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Mary Wallace Davidson Remembered


One of our most gifted reviewers and friends died last week after a brave four-year struggle with a relentless illness. Mary Wallace Davidson was the author of 68 reviews on this site. Professionally she was very well-respected in music scholarship and served as director of four important university music libraries. Her colleague, Jean Morrow, head of the library at New England Conservatory of Music, remembered her thus:

“Mary served as President of MLA from 1983 to 1985 and President of the US Branch of IAML from 2005 to 2008; she was also very active in AMS and SAM, serving on their boards and various committees. During her distinguished career, Mary held the position of head music librarian at several major institutions, including Brookline Public Library, Radcliffe College, Wellesley College, the Eastman School of Music and Indiana University.  Among her many professional accomplishments, Mary was responsible for the planning and design of the Sibley Music Library at Eastman, built in 1989; she received MLA’s Citation in Recognition of Distinguished Service to Music Librarianship in 1998 and was the recipient in 2006 of an NEH fellowship for her work on early American music periodicals.  Mary wrote and published widely on topics relating to music librarianship, including library facilities, collection development and copyright and was the co-author with James Fuld of Eighteenth-Century American Secular Music Manuscripts, published in 1983.

“Mary will be remembered by countless students and librarians as a brilliant, kind and nurturing mentor and colleague.   We are forever grateful for all that she has given to us and to our profession.”

It’s perhaps appropriate also to remember Mary from her words on this site.

From Mary’s first review, dated October 2009:

“Who ever in the world would dream of singing “I Love You Truly,” by Carrie Jacobs Bond, as an encore to a recital at the Longy School of Music? Visiting Artist teacher Thomas Meglioranza, that’s who! That song was absolutely fitting, not only in context, but also as a final example of this baritone’s high degree of expressivity and remarkable voice. The concert was one in Longy’s “Unique Voices” series on Saturday, October 24. His frequently collaborating artist, Reiko Uchida, was the equally sensitive pianist who supported him warmly, and introduced every phrase as a gift. . . .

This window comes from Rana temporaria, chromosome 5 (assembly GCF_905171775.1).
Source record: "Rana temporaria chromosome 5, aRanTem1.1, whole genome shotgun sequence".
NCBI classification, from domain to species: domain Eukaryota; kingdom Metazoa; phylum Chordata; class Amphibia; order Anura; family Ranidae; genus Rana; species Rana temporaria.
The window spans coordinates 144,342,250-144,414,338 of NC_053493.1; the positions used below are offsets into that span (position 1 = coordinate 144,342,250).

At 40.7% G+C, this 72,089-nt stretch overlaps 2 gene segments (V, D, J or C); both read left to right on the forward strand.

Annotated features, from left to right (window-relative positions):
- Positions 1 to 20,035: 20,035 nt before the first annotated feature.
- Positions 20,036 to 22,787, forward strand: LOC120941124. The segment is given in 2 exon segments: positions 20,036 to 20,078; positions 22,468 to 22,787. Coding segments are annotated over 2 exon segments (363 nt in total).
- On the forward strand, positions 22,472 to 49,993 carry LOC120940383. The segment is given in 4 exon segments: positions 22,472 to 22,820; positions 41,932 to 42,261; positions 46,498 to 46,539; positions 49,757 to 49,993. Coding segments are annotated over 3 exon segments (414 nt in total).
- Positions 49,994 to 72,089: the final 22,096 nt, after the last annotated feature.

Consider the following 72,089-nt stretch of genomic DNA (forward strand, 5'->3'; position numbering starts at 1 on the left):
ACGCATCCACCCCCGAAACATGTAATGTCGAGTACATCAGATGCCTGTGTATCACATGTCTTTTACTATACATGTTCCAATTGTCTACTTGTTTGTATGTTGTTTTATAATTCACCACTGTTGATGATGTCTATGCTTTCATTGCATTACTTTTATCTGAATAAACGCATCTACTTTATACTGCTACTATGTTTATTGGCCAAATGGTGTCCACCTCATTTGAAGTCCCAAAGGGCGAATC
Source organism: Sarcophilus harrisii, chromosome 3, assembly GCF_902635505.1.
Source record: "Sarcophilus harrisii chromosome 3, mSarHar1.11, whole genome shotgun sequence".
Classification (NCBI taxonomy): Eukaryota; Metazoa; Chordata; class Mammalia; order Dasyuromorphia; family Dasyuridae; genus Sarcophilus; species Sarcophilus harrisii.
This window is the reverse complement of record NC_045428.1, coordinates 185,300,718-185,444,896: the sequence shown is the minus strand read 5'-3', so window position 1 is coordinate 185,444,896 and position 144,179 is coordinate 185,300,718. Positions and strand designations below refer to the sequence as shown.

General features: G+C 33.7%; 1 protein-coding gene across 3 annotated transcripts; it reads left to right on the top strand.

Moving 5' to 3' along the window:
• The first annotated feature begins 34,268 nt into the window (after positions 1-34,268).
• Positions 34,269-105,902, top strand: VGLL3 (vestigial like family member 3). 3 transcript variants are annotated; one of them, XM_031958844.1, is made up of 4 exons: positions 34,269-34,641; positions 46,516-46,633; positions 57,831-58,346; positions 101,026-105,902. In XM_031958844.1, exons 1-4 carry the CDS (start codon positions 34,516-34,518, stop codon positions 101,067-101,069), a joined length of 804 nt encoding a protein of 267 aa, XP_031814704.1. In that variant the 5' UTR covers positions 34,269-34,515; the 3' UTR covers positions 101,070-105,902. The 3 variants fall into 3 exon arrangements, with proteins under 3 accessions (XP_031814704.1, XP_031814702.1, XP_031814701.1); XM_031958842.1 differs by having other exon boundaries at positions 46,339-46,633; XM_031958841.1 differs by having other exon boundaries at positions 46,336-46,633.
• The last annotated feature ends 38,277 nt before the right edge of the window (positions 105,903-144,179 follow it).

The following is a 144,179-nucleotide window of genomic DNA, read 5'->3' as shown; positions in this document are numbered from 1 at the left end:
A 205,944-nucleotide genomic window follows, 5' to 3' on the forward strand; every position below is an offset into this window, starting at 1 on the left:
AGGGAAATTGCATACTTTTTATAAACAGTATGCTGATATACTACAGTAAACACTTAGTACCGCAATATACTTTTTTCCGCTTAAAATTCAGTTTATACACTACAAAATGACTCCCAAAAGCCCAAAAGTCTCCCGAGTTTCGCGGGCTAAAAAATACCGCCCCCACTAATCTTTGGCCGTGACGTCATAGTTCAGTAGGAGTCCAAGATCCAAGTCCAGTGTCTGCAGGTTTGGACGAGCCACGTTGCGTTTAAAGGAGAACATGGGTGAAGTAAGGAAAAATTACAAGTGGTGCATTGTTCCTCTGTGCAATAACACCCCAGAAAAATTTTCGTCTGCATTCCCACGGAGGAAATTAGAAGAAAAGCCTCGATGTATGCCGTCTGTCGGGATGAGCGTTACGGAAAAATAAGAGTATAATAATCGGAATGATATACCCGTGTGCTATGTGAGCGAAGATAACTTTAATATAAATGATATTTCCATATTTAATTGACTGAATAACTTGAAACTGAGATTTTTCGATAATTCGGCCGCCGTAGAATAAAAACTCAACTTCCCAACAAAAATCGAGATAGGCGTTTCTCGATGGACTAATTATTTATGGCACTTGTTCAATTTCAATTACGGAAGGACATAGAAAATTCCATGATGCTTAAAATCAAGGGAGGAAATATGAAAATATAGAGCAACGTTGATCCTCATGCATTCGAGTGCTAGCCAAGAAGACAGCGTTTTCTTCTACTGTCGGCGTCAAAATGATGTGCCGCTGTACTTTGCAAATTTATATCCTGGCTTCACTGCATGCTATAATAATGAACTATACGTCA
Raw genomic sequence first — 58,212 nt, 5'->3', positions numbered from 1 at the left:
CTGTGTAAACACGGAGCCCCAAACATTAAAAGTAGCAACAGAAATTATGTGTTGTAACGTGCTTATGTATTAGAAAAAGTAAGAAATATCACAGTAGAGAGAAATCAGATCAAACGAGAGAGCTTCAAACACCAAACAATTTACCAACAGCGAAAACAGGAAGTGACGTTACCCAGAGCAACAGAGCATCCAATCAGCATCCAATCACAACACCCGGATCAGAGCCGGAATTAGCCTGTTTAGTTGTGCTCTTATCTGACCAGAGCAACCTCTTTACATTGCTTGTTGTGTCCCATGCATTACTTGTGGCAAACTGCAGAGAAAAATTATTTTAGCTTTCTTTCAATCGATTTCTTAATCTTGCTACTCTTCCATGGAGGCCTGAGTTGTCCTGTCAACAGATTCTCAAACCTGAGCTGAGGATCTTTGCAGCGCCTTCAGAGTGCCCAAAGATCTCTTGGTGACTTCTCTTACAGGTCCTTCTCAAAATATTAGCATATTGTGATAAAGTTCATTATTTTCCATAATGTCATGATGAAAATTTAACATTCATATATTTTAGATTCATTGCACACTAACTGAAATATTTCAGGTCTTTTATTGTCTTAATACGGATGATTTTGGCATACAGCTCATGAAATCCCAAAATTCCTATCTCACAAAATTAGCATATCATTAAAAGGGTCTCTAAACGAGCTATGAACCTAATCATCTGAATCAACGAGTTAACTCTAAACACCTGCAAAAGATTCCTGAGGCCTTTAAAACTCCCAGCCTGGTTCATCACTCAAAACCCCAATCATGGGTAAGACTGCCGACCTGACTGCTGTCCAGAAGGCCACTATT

“The music of Carrie Jacobs Bond sung after these works made the popular songs that followed seem all the more serious. Her “A Perfect Day” (1910) is said to have sold over eight million copies, and her hilarious “Half Minute Songs” (1910-11) are truly aphoristic. By then Meglioranza had us in his hands to enjoy his sense of fun. But the last line of that encore (“ . . . , truly dear”) absolutely soared with a gently ringing beauty and effortless quality of voice rarely heard anywhere. We fairly floated through the door of Pickman Hall out into the rain.”

From her last review from TFCM August, 2012:

“On the other hand, the music of the youngest composer in the Festival, the British Helen Grime (b. 1979) is beautifully crafted. Everyone Sang is the title of a remarkable poem by Siegfried Sassoon written at the end of World War I, strangely enough expressing joy at the end of such devastation. I quote the 10 lines in full—only two were in the program—the need to find the complete poem became urgent:

Everyone suddenly burst into singing;

And I was filled with such delight

As prisoned birds must find in freedom,

Winging wildly across the white

Orchards; dark green fields; on- on- and out of sight.


Everyone’s voice was suddenly lifted;

And beauty came like the setting sun:

My heart was shaken with tears; and horror

Drifted away . . . O, but Everyone

Was a bird; and the song was wordless; the singing will never be done.

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